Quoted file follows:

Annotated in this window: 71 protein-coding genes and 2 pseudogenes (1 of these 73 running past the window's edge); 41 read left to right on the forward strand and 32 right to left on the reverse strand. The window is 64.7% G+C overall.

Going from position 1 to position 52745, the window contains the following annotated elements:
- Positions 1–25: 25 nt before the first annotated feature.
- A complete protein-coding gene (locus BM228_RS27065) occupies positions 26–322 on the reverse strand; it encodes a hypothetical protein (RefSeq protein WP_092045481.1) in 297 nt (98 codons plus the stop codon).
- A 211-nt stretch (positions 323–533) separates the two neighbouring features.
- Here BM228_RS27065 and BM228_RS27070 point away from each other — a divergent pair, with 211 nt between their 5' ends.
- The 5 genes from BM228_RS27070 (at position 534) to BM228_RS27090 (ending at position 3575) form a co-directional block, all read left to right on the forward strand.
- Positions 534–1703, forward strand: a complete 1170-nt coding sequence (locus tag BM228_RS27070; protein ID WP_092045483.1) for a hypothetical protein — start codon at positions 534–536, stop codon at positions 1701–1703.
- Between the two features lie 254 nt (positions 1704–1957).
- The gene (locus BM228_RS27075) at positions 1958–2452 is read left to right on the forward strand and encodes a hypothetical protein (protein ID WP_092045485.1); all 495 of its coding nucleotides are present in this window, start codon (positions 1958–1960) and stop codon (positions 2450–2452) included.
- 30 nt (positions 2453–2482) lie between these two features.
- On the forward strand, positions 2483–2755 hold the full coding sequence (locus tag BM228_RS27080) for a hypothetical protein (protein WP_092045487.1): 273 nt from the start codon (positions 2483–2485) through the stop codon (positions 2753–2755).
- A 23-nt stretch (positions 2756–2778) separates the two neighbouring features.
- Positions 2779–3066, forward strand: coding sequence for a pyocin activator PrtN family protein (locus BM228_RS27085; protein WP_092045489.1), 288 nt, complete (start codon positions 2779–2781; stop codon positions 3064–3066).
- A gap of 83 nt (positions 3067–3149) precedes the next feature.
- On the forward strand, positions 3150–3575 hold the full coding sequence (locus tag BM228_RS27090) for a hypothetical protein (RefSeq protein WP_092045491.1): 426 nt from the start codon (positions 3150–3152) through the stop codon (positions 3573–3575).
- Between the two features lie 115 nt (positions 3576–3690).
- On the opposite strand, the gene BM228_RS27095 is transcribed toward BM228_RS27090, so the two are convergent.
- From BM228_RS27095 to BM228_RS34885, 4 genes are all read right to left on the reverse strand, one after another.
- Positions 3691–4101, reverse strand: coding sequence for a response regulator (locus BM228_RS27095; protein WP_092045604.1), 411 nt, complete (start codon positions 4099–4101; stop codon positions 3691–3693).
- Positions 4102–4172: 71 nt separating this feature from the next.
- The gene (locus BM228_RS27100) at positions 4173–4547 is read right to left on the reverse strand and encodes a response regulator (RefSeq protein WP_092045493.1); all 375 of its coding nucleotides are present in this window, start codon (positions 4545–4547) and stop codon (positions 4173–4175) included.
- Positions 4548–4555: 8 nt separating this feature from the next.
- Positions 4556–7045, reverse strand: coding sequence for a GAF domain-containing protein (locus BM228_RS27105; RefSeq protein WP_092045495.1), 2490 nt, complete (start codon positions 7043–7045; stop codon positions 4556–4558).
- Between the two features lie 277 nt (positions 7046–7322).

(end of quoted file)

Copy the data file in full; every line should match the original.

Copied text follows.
Annotated in this window: 71 protein-coding genes and 2 pseudogenes (1 of these 73 running past the window's edge); 41 read left to right on the forward strand and 32 right to left on the reverse strand. The window is 64.7% G+C overall.

Going from position 1 to position 52745, the window contains the following annotated elements:
- Positions 1–25: 25 nt before the first annotated feature.
- A complete protein-coding gene (locus BM228_RS27065) occupies positions 26–322 on the reverse strand; it encodes a hypothetical protein (RefSeq protein WP_092045481.1) in 297 nt (98 codons plus the stop codon).
- A 211-nt stretch (positions 323–533) separates the two neighbouring features.
- Here BM228_RS27065 and BM228_RS27070 point away from each other — a divergent pair, with 211 nt between their 5' ends.
- The 5 genes from BM228_RS27070 (at position 534) to BM228_RS27090 (ending at position 3575) form a co-directional block, all read left to right on the forward strand.
- Positions 534–1703, forward strand: a complete 1170-nt coding sequence (locus tag BM228_RS27070; protein ID WP_092045483.1) for a hypothetical protein — start codon at positions 534–536, stop codon at positions 1701–1703.
- Between the two features lie 254 nt (positions 1704–1957).
- The gene (locus BM228_RS27075) at positions 1958–2452 is read left to right on the forward strand and encodes a hypothetical protein (protein ID WP_092045485.1); all 495 of its coding nucleotides are present in this window, start codon (positions 1958–1960) and stop codon (positions 2450–2452) included.
- 30 nt (positions 2453–2482) lie between these two features.
- On the forward strand, positions 2483–2755 hold the full coding sequence (locus tag BM228_RS27080) for a hypothetical protein (protein WP_092045487.1): 273 nt from the start codon (positions 2483–2485) through the stop codon (positions 2753–2755).
- A 23-nt stretch (positions 2756–2778) separates the two neighbouring features.
- Positions 2779–3066, forward strand: coding sequence for a pyocin activator PrtN family protein (locus BM228_RS27085; protein WP_092045489.1), 288 nt, complete (start codon positions 2779–2781; stop codon positions 3064–3066).
- A gap of 83 nt (positions 3067–3149) precedes the next feature.
- On the forward strand, positions 3150–3575 hold the full coding sequence (locus tag BM228_RS27090) for a hypothetical protein (RefSeq protein WP_092045491.1): 426 nt from the start codon (positions 3150–3152) through the stop codon (positions 3573–3575).
- Between the two features lie 115 nt (positions 3576–3690).
- On the opposite strand, the gene BM228_RS27095 is transcribed toward BM228_RS27090, so the two are convergent.
- From BM228_RS27095 to BM228_RS34885, 4 genes are all read right to left on the reverse strand, one after another.
- Positions 3691–4101, reverse strand: coding sequence for a response regulator (locus BM228_RS27095; protein WP_092045604.1), 411 nt, complete (start codon positions 4099–4101; stop codon positions 3691–3693).
- Positions 4102–4172: 71 nt separating this feature from the next.
- The gene (locus BM228_RS27100) at positions 4173–4547 is read right to left on the reverse strand and encodes a response regulator (RefSeq protein WP_092045493.1); all 375 of its coding nucleotides are present in this window, start codon (positions 4545–4547) and stop codon (positions 4173–4175) included.
- Positions 4548–4555: 8 nt separating this feature from the next.
- Positions 4556–7045, reverse strand: coding sequence for a GAF domain-containing protein (locus BM228_RS27105; RefSeq protein WP_092045495.1), 2490 nt, complete (start codon positions 7043–7045; stop codon positions 4556–4558).
- Between the two features lie 277 nt (positions 7046–7322).